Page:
It was the first time we could see the stars in China. They twinkled lightly above the granite outcroppings that loomed above us in the midnight sky. During the day, we had been sweating on the streets of Xian, but, here at Huashan, the night air was cool and got chillier as we worked our way more up the hill. The beauty of the night sky never left us as we journeyed deeper into the shadows of the peaks of Huashan.
Of course, we were still in the middle of China, so, though we could, for once, see the stars, the hike up Huashan was not very nature-focused. Huashan Mountain is located a two hour drive east of Xian, in the heartland of China. As we cut up the ten foot wide concrete path, we passed and were passed by pockets of ten to twenty students climbing the mountain, shouting and laughing at each other.
A few days before, most of these students had sat silently, heads down, in classrooms, enduring the Gaokao, the leaving exam for all high school students in China. The test lasts for two days and determines what university students get into and what degree they can pursue in their university. It is the most important test in the lives of a country that treats tests as a way of life. Success on the Gaokao is equated with success in life; failure is no different.
Which explains why they were laughing so much now, their shouts exploding every few seconds from the tops of viewpoints. A few days before, they had been struggling through the Gaokao. They would not get their scores back for another two weeks, when their high school cliques would split apart as they went off to different universities. But, that night, as they climbed the face of Huashan, their past was something they could do nothing about and their future was still too far ahead of them to do anything about. For only these two weeks, they were allowed to not think about tests. They had nothing to do but concentrate on the present.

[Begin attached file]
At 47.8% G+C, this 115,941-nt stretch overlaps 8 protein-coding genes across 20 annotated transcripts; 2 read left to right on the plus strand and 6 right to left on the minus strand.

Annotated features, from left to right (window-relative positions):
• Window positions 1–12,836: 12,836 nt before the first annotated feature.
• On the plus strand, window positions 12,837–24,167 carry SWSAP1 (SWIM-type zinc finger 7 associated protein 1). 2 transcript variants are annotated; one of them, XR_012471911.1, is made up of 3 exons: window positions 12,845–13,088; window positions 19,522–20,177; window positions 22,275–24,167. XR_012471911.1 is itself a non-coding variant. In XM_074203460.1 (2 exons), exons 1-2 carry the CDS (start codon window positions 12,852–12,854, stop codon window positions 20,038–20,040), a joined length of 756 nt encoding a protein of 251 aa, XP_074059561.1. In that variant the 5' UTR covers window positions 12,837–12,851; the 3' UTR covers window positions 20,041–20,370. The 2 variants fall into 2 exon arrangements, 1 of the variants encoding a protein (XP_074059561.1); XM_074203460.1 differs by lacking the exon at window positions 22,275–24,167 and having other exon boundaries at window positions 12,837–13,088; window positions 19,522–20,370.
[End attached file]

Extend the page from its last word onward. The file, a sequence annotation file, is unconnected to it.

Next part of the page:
It was necessary to concentrate on that present, because Huashan, unlike other famous mountain hikes in China, is a difficult and even dangerous climb. The first hour was a steep walk along a mountain stream, but, after an hour, we moved out of the valley and began the ascent up Huashan’s face. In the three steepest sections, from the Cloud Gate up the Thousand Foot Face, through the Hundred Foot Valley and finally into the Old Aristocrat Carves a Furrow, we calculated that the trail was six to eight hundred feet straight up. Imagine climbing a ladder up a sixty-five story building.
Although Huashan was traditionally one of the five most important mountains in China, it was rarely climbed because it was just so dangerous. Today, they have installed railings to keep climbers from plummeting a thousand feet to their death as they climb up the steepest parts, but, this has added another danger factor. The relative safety of the climb has made it more popular, meaning we made the sixty-five story climb while negotiating a crowd of teenagers. We have not been able to substantiate any numbers, but we have seen statistics suggesting one hundred people die on the mountain every year. The steepness of the mountain climb, coupled with the availability of alcohol at parts of the climb, mean this number of deaths is possible. We saw no deaths, but small injuries were common; we saw one teen looking somewhere between annoyed and concerned as his girlfriend sat on in the middle of the Thousand Foot Face crying, her right knee a bright, blue ball. We just climbed past them.
We had begun climbing at ten in the night. We got to the top sometime around four in the morning. Galen and I found piles of fairly flat dirt and napped for half an hour before our final ascent to the East Peak to watch the sunrise.
Sunrise, we had been told, would happen at 5:25. When we got there at five, there was already a swarm of people on the East Peak. By the time the sun rose, fifteen hundred Chinese people were packed onto the top of the East Peak in a space about the size of a basketball court. It was as densely packed as a rock concert. Turning inevitably involved elbowing someone.
The sun emerged from the horizon’s clouds at around 5:20, along with the “Oohs” and “Ahhs” and smartphone screens of fifteen hundred people. The sunrise was not all that impressive. Galen chalks this up to all the pollution in the air. The dense haze meant we did not really see all that much of the sun. But we had come for the experience, not the sunrise. Along with several thousand Chinese kids, we had spent all night climbing this precipitous, holy mountain. By that time, we had been awake for more than twenty-four hours, five of those hours climbing six thousand feet up the face of the granite peaks of Huashan. I did not feel any closer to nature, but I understood the Chinese people a little better.